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Here’s why the IMF’s Argentina bailout is making people nervous

The International Monetary Fund this week announced plans to expand Argentina's bailout package reached in June, which was already the largest in its history. But some economists are skeptical it will be able to stem a crisis that has roiled Latin America's third-largest economy.
Brachyteles arachnoides, or a charcoal monkey, pictured in Brazil in 2011.

Study reveals how 500 years of human exploitation has created a dangerous ‘extinction vortex’ in one of the world’s most important f...

New research shows mammal populations in Brazil's Atlantic Forest have been cut in half after centuries of human exploitation. The forest has been reduced from 1.1 million square kilometers to just 0.143 square kilometers since colonization in the 16th century.
Venezuelan President Nicolas Maduro at an event in Caracas, February 7, 2018.

Officials keep talking about intervening in Venezuela, and it’s drawing an ominous comparison

Since Trump's unexpected declaration that military action was an option in Venezuela, the US government has kept the pressure up, but the region is widely resistant to military intervention.
Defense Secretary Jim Mattis during a visit to the Monument to the Dead of World War II in Rio de Janeiro, August 14, 2018.

Mattis gave a blunt warning against generals becoming politicians, and in neighboring country where this is happening

Defense Secretary Jim Mattis is traveling through South America to boost US ties, and while in Brazil, he was about the military's role in politics — a touchy subject in Latin America's biggest country.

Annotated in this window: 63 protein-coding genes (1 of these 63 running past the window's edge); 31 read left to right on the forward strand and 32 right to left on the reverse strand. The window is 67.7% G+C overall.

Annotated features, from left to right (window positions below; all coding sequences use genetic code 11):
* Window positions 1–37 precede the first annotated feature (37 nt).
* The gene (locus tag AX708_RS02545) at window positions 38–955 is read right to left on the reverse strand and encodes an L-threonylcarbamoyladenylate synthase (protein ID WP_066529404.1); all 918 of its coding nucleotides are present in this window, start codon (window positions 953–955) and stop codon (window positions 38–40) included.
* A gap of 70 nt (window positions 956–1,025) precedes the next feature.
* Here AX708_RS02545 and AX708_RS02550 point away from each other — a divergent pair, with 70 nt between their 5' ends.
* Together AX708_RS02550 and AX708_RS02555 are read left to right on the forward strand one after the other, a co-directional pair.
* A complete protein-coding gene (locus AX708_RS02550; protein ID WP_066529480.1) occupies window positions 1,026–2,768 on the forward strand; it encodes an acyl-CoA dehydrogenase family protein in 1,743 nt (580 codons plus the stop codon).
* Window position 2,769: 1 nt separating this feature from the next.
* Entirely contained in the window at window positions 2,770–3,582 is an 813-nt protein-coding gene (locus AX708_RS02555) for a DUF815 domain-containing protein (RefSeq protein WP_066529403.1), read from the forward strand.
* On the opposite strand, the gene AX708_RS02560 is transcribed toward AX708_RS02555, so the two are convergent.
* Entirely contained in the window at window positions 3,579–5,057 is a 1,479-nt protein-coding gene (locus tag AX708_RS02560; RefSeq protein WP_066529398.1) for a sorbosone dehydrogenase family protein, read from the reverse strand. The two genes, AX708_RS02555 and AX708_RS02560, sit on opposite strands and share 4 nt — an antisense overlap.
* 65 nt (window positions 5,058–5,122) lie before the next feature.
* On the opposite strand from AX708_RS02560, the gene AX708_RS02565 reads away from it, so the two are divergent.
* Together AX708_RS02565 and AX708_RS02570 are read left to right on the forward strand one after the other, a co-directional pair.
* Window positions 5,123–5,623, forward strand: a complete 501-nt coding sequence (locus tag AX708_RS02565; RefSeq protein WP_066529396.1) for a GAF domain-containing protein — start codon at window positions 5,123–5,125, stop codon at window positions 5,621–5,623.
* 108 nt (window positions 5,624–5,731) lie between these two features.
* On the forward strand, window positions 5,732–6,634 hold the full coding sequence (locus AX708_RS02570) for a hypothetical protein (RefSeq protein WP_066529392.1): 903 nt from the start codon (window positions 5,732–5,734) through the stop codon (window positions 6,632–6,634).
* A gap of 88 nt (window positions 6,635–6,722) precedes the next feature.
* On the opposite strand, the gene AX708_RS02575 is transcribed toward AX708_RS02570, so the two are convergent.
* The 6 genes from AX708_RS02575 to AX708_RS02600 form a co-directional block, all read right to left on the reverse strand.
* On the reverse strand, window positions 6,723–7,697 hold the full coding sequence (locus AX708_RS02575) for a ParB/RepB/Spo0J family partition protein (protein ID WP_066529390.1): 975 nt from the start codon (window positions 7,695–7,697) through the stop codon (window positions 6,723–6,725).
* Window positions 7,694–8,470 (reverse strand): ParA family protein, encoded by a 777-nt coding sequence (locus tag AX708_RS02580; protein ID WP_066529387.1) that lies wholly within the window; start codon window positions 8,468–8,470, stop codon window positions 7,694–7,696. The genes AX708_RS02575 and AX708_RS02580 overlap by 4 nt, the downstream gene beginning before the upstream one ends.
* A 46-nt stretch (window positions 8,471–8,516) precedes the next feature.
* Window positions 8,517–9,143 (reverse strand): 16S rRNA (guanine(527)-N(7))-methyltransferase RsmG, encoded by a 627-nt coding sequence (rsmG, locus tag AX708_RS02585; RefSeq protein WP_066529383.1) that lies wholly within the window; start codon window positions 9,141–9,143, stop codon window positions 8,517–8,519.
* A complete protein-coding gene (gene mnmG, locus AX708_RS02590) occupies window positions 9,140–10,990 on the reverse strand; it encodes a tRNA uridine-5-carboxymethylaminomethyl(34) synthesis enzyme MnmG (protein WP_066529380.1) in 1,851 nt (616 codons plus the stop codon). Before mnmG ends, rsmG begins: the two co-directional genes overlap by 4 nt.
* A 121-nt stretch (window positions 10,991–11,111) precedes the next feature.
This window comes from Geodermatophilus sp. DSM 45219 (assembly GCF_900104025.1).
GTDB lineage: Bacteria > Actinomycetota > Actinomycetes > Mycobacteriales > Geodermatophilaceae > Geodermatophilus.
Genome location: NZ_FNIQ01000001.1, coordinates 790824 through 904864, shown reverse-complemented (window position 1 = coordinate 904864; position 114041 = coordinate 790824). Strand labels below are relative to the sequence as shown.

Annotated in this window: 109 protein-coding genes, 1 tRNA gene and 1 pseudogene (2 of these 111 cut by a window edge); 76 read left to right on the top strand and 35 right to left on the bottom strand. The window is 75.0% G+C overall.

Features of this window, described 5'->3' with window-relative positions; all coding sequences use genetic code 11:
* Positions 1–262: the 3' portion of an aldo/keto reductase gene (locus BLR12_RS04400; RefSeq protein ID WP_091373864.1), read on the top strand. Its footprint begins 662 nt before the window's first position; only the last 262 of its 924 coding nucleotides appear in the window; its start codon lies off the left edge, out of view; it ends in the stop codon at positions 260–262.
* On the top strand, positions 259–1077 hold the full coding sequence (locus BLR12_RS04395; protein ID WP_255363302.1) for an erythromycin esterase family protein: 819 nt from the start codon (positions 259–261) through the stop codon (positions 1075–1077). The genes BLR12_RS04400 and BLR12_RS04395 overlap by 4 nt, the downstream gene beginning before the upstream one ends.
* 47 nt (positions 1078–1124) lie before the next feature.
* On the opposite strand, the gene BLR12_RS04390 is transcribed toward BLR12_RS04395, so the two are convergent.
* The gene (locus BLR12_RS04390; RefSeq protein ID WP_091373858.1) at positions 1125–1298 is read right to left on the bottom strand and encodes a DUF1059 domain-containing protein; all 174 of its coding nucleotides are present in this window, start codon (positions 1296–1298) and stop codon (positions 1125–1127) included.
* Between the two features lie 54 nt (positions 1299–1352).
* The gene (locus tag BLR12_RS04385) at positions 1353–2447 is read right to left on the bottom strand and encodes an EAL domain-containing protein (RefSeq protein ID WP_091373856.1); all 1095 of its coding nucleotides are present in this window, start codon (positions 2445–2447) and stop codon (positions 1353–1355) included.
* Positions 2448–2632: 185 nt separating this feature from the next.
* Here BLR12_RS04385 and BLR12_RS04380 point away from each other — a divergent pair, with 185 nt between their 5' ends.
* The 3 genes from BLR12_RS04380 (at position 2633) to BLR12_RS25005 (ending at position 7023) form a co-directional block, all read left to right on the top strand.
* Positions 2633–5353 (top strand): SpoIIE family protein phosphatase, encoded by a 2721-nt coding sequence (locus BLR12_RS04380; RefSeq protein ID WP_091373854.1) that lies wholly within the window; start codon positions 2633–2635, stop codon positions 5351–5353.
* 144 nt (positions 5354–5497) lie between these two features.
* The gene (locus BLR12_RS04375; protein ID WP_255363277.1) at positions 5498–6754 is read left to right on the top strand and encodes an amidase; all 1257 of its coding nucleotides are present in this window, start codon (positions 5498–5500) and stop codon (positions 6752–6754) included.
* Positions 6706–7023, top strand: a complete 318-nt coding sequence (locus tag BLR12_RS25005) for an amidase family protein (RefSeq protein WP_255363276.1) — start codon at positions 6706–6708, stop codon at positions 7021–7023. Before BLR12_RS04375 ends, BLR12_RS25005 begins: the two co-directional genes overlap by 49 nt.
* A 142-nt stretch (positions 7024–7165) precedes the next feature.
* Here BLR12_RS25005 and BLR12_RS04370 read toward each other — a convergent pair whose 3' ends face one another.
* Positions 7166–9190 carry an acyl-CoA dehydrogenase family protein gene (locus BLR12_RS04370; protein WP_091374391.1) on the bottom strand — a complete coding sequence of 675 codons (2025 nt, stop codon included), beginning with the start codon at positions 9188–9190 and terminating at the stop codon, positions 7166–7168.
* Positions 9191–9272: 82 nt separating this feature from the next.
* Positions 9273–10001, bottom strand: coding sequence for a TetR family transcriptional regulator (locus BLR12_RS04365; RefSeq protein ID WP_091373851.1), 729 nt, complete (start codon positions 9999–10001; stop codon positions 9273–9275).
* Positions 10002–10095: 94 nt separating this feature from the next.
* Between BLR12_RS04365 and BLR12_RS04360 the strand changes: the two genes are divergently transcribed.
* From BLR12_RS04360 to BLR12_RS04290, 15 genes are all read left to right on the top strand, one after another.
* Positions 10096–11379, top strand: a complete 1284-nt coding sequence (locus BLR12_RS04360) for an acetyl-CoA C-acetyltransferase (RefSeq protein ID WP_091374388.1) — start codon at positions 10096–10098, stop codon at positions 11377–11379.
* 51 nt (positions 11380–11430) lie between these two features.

Venezuelan President Nicolas Maduro abruptly cut his speech short on August 4, 2018. His wife can be seen on the left, ducking from the loud noise.

Confusion still abounds about what caused the explosion in Venezuela, but experts warn Maduro will use it as an excuse to consolidate power either way...

After an explosion went off Saturday while Venezuelan President Nicolas Maduro was giving a speech, he accused the opposition of attempting to assassinate him. Whatever happened, experts say the incident made Maduro look vulnerable, and will probably lead to him concentrating power even further.
This is a real photo I took in real life standing at Machu Picchu in late March 2017.

What it’s like visiting one of the world’s greatest treasures: Machu Picchu

You don't need to be rich to visit the world's most incredible places. You do, however, need to be tremendously determined.
Venezuelan President Nicolas Maduro with Defense Minister Vladimir Padrino Lopez at a military parade in Caracas, June 24, 2016.

Trump keeps suggesting an invasion of Venezuela, and the government there keeps taking advantage of it

Venezuela's rapid deterioration and the spillover of its many crises were, in Trump's mind, reasons to consider military action against the country that has the world's largest oil reserves. The president reportedly cited what he considered successful past invasions of Panama and Grenada as justification.
Venezuela's President Nicolas Maduro gestures as he speaks during a ceremony to mark the opening of the judicial year at the Supreme Court of Justice (TSJ) in Caracas, Venezuela February 14, 2018.

Venezuela’s inflation hits more than 40,000% as investors dump its currency ‘like a hot potato’

Venezuela's inflation rate has hit a new high, according to university research, with consumer prices in the crisis-ridden country rising by more than 40,000% annually for the first time on record.
People wait in line to buy bus tickets at station in Caracas, Venezuela, May 21, 2018.

Millions of Venezuelans have fled their homes, and it’s affecting the entire region — here’s where they’re going

Hundreds of thousands of Venezuelans have sought refuge in neighboring countries in recent months, and the communities receiving them have struggled to deal with the influx.
An officer salutes during a reenactment of the battle of Canchas Blancas during the 1879 Pacific War, in Potosi, Bolivia March 28, 2018.

Bolivia is taking Chile to court over a war it lost 134 years ago — and it reenacted a pivotal battle on the final day of the case

Bolivia is landlocked because of a war it lost 134 years ago. But it's fighting in court to regain its territory — and its pride.